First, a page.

A project spokesman said on Friday that the giant Lovell telescope in west England had not picked up any signals to indicate that a missing British-built spacecraft had landed safely on Mars.

The US space agency NASA's Mars Odyssey orbiter flew over Beagle 2's landing site earlier on Christmas Day but failed to detect the expected message- a nine-note tune composed by the British pop group Blur.

The next opportunity will be via Mars Odyssey on Friday at 1815GMT, said project spokesman Peter Barrat.

Beagle 2's mothership, the European Space Agency's orbiter Mars Express, was placed in orbit around Mars at approximately the same time as the lander was to have touched down at 0254 GMT Thursday. Beagle 2 is looking for signs of life on Mars.
  
But Mars Express will need until January 4, after completing a
series of final orbital manoeuvres, before it can be in position to receive any signal from Beagle 2, if the probe is in fact alive and well.

Earlier disappointment

"We're disappointed, but it's not the end of the world," mission head Colin Pillinger told reporters in London earlier in the day.

"Please don't go away from here believing we've lost the spacecraft."

The mission team had been hoping for a call from NASA, whose orbiter Mars Odyssey was available to relay the signal from Beagle.

Simulation of three airbags
separating to release Beagle 2

The Mars Express spacecraft had successfully gone into orbit around Mars.

The Beagle, a British probe the size of an open umbrella, will try to answer a question which has fascinated humankind for centuries - is there life on the Red Planet?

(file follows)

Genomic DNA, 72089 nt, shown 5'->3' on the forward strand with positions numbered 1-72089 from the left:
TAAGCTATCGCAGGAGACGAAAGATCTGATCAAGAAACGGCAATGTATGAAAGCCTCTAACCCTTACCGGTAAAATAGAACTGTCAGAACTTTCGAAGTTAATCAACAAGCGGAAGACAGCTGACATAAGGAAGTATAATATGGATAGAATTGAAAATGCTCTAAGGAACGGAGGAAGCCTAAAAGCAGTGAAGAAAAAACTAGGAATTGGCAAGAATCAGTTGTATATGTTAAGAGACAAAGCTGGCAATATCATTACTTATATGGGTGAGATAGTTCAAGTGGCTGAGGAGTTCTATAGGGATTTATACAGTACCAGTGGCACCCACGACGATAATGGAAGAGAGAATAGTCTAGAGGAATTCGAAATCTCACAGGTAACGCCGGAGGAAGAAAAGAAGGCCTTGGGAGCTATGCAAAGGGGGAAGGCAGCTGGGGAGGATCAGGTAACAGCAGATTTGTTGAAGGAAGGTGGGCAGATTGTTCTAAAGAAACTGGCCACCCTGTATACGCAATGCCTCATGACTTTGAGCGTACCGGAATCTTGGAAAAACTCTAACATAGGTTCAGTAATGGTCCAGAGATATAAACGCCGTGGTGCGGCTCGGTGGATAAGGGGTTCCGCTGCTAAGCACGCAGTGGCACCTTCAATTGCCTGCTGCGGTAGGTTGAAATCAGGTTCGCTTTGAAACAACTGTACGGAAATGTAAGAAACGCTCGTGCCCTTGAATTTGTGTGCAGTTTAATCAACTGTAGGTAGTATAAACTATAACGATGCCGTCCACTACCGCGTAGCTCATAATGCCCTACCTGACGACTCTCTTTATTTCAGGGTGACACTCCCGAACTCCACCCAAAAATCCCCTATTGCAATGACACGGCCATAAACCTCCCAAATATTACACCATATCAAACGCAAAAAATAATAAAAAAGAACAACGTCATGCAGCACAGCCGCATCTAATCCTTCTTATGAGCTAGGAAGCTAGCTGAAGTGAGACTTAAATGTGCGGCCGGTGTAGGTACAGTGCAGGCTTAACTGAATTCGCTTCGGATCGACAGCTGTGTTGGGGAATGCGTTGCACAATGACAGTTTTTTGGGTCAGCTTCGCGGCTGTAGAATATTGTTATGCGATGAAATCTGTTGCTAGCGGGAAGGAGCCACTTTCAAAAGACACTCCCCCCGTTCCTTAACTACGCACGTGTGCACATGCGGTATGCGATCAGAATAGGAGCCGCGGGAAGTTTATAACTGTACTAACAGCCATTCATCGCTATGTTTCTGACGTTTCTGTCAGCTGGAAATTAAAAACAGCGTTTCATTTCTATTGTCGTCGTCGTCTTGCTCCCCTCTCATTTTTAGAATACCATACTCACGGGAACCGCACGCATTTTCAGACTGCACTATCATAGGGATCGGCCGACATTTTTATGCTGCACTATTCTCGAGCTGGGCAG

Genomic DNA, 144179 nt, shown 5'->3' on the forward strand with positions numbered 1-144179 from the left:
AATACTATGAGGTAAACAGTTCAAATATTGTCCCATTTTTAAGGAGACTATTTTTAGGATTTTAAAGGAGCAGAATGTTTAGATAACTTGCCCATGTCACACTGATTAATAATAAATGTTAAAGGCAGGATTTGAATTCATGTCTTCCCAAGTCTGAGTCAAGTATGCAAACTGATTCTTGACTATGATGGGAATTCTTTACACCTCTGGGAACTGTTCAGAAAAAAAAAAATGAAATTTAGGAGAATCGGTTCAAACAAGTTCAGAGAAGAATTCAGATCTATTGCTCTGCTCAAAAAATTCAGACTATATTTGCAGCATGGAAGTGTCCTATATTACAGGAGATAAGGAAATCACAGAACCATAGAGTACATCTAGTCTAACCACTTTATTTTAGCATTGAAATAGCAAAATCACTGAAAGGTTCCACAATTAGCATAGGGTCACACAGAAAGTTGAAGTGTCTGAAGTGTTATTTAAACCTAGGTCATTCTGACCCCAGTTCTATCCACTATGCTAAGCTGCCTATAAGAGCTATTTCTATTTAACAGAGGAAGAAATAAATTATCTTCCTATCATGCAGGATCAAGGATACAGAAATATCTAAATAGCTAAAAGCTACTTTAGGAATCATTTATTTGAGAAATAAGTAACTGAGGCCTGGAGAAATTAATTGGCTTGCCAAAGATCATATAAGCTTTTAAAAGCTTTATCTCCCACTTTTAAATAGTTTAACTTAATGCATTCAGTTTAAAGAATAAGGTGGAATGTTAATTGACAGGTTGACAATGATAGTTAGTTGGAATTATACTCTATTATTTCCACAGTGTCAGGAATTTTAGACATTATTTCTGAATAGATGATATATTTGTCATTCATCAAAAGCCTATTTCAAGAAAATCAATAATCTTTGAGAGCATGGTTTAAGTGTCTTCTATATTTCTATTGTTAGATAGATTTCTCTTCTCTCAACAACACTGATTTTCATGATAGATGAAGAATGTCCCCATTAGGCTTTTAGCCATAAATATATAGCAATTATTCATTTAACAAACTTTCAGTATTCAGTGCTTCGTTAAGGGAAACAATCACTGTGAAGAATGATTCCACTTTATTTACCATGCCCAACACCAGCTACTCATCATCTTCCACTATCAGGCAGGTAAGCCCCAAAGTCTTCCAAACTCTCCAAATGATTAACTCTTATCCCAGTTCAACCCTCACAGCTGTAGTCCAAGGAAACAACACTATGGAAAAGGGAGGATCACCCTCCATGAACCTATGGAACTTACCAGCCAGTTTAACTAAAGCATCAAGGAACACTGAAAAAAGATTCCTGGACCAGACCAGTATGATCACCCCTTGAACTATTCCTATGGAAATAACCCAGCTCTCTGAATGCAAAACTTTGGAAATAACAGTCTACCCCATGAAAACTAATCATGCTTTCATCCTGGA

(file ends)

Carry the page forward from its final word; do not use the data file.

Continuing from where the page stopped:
The failed communication with Earth notwithstanding, the probe still faces many potential pitfalls, including huge dust storms sweeping the surface of the volatile planet, 100 million km from earth.

Seeking signs of life

Assuming the mission is successful, Beagle 2 will start work straight away.

It has an estimated maximum operational life of just 180 days before Martian dust and extremes of temperature are expected to put it out of action.

The lander is packed with state of the art scientific instruments that will scrape, bore and bake samples from the surface of Mars, seeking signs of whether the planet could sustain life.

At its heart is a mass spectrometer used to measure the mass and abundance of atoms and molecules on planetary surfaces.

Colin Pillinger, the brain behind the project, says this is the first mission dedicated to looking for life on Mars rather than simply signs that life once existed.

"We would not be doing this if we did not think there was a good chance of success," he said.